Thermal Energy and Heat Practice 1.A parent places a baby bottle containing a 150 mL of milk at 7°C into a pot containing 550 mL of water at 85°C. a)Compare the average kinetic energy of the milk molecules and that of the water molecules. a) The water has a greater temperature than the milk.

Thermal Energy and Heat Practice 1.A parent places a baby bottle containing a 150 mL of milk at 7°C into a pot containing 550 mL of water at 85°C. b)Compare the thermal energy of the milk and the water. b) The water has more thermal energy than the milk because the water is hotter and there is more of it.

Thermal Energy and Heat Practice 1.A parent places a baby bottle containing a 150 mL of milk at 7°C into a pot containing 550 mL of water at 85°C. c)Will thermal energy stop transferring from the water to the milk at some stage? Explain your answer. c) Thermal energy will stop transferring when both the water and the milk reach the same temperature.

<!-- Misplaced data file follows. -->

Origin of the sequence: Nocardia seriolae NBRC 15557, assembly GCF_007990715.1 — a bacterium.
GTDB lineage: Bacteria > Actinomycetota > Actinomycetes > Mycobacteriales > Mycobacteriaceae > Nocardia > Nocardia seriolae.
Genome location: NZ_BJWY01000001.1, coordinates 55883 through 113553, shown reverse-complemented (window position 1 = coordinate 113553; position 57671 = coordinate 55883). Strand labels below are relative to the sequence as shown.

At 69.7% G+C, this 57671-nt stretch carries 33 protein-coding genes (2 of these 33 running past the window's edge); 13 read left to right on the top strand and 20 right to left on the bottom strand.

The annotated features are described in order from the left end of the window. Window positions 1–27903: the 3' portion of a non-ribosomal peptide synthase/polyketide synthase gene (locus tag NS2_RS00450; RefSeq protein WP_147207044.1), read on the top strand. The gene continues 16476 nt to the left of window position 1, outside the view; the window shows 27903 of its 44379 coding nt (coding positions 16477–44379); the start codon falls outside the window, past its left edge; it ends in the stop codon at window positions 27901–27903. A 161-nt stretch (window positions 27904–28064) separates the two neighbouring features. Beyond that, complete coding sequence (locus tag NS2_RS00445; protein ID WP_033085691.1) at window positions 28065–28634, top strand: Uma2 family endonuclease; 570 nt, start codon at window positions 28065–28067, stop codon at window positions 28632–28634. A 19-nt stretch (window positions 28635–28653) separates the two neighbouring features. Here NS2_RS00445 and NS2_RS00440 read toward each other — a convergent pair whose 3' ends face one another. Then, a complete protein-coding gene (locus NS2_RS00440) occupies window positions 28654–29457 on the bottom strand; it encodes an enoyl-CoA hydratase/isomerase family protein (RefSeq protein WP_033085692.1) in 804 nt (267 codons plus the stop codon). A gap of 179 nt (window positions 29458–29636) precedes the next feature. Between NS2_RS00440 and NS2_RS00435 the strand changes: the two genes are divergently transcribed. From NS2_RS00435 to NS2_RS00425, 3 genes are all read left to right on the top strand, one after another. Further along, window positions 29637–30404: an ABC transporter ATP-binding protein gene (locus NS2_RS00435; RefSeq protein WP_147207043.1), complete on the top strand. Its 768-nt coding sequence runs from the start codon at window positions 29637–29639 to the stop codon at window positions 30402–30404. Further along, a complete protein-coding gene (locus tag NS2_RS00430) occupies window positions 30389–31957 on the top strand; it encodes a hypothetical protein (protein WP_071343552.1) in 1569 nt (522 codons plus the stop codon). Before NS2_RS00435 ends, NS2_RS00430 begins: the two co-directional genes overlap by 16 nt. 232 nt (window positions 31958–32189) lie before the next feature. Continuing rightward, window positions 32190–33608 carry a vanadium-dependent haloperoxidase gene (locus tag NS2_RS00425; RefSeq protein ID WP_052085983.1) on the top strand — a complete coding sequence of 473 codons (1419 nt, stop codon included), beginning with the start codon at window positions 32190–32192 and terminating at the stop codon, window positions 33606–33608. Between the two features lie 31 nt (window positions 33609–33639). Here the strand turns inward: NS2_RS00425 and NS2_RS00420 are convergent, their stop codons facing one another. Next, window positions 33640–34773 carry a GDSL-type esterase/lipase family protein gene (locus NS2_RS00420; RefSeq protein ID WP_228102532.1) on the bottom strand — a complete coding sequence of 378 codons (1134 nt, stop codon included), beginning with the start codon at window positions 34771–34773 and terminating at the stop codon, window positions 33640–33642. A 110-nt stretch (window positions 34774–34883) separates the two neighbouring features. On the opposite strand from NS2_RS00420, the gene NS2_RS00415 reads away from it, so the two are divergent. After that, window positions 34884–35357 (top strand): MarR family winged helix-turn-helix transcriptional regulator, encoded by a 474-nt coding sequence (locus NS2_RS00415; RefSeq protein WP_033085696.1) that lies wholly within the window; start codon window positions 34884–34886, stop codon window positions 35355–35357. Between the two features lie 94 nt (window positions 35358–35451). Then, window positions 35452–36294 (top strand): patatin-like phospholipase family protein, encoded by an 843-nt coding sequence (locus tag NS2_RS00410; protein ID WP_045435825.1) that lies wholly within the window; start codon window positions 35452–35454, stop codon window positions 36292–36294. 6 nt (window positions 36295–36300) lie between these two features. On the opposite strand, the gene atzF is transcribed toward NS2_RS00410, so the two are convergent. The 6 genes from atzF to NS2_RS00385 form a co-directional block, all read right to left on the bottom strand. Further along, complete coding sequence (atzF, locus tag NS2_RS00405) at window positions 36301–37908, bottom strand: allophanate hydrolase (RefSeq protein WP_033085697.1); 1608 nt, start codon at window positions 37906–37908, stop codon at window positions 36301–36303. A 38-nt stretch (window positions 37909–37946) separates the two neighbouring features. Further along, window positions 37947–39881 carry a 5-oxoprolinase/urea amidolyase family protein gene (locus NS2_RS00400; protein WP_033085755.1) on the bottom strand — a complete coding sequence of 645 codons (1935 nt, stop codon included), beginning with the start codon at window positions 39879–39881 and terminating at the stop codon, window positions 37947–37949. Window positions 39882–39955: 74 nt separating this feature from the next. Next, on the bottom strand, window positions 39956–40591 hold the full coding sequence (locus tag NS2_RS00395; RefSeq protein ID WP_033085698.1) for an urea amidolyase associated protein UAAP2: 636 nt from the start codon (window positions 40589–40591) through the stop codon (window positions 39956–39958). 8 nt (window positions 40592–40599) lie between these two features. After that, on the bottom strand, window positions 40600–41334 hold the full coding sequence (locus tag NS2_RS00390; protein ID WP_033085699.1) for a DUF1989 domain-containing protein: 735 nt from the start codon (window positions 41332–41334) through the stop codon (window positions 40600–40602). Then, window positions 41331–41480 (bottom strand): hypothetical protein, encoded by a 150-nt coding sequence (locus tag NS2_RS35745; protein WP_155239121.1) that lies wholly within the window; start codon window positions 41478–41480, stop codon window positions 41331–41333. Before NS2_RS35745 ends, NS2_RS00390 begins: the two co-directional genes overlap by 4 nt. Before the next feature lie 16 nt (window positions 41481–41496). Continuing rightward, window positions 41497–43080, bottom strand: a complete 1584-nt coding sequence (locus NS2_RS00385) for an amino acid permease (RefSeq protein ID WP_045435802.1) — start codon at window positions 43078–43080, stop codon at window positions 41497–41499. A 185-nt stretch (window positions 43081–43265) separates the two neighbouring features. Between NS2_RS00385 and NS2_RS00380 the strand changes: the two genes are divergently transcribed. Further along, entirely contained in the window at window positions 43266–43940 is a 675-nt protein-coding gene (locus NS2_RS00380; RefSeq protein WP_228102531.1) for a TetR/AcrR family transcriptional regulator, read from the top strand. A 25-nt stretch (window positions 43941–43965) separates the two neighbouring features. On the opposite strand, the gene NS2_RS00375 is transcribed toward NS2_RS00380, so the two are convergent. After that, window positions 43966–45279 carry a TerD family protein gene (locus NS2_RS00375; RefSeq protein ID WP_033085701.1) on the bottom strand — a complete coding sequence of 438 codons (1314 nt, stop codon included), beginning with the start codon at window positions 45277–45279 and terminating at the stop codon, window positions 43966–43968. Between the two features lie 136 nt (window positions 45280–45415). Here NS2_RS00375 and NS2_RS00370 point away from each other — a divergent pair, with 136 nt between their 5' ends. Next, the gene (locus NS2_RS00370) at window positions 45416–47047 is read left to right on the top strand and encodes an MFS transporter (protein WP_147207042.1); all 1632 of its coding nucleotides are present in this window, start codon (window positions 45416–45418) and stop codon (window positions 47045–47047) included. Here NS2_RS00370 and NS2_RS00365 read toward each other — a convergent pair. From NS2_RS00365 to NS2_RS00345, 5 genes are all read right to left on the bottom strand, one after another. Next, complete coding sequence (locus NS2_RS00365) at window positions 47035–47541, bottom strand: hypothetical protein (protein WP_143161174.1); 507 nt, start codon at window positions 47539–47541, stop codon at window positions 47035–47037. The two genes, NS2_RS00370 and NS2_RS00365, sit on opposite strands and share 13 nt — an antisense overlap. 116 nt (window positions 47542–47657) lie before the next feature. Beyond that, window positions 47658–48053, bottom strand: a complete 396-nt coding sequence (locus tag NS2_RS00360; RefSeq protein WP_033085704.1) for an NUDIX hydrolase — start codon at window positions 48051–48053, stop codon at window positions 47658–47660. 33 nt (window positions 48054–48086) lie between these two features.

Methods of Heat Transfer The definition of heat suggests that energy is transferred from a warmer body to a cooler body. This transfer occurs in three possible ways, which you have studied before. They are:

Methods of Heat Transfer - Conduction Thermal energy can move from a warmer object to a colder object by a process called conduction. Conduction occurs when the fast moving particles of a warmer object collide with the slower moving particles of the colder object. These collisions cause the slower moving particles of the colder object to speed up and the faster moving particles of the warmer object to slow down.

Methods of Heat Transfer - Conduction You might notice this type of thermal energy transfer if you place a cold metal spoon in a cup of hot chocolate. Conduction – Transfer of thermal energy from a warmer object to a colder object – Occurs through the collision of atoms Note: Thermal conduction can only occur if the two objects are in physical contact.

Methods of Heat Transfer - Convection In fluids (liquids and gases), thermal energy can be transferred by convection. Convection occurs when colder, denser fluid falls and pushes up warmer, less dense fluid. Consider a pot of water that is being heated on a stovetop. When the water particles nearest to the heat source absorb thermal energy, they move faster and spread farther apart. As a result, the colder, denser water above the warmer water sinks and pushes the warmer, less dense water upward.